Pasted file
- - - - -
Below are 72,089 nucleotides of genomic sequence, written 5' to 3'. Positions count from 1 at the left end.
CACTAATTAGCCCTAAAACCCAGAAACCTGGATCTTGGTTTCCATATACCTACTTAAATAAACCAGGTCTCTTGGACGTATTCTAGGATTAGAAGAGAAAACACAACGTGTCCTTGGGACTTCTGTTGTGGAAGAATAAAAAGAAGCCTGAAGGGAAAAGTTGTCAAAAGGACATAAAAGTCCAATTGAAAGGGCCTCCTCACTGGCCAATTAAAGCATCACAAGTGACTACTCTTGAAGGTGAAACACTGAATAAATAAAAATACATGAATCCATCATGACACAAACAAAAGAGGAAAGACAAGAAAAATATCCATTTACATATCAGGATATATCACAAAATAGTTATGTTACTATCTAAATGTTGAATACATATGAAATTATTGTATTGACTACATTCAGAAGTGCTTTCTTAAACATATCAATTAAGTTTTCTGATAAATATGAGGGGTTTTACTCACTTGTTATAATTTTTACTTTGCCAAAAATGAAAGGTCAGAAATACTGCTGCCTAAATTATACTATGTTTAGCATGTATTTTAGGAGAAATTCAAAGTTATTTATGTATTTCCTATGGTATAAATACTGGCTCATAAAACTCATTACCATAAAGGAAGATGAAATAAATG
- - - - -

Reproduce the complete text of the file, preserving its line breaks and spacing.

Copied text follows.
Below are 72,089 nucleotides of genomic sequence, written 5' to 3'. Positions count from 1 at the left end.
CACTAATTAGCCCTAAAACCCAGAAACCTGGATCTTGGTTTCCATATACCTACTTAAATAAACCAGGTCTCTTGGACGTATTCTAGGATTAGAAGAGAAAACACAACGTGTCCTTGGGACTTCTGTTGTGGAAGAATAAAAAGAAGCCTGAAGGGAAAAGTTGTCAAAAGGACATAAAAGTCCAATTGAAAGGGCCTCCTCACTGGCCAATTAAAGCATCACAAGTGACTACTCTTGAAGGTGAAACACTGAATAAATAAAAATACATGAATCCATCATGACACAAACAAAAGAGGAAAGACAAGAAAAATATCCATTTACATATCAGGATATATCACAAAATAGTTATGTTACTATCTAAATGTTGAATACATATGAAATTATTGTATTGACTACATTCAGAAGTGCTTTCTTAAACATATCAATTAAGTTTTCTGATAAATATGAGGGGTTTTACTCACTTGTTATAATTTTTACTTTGCCAAAAATGAAAGGTCAGAAATACTGCTGCCTAAATTATACTATGTTTAGCATGTATTTTAGGAGAAATTCAAAGTTATTTATGTATTTCCTATGGTATAAATACTGGCTCATAAAACTCATTACCATAAAGGAAGATGAAATAAATG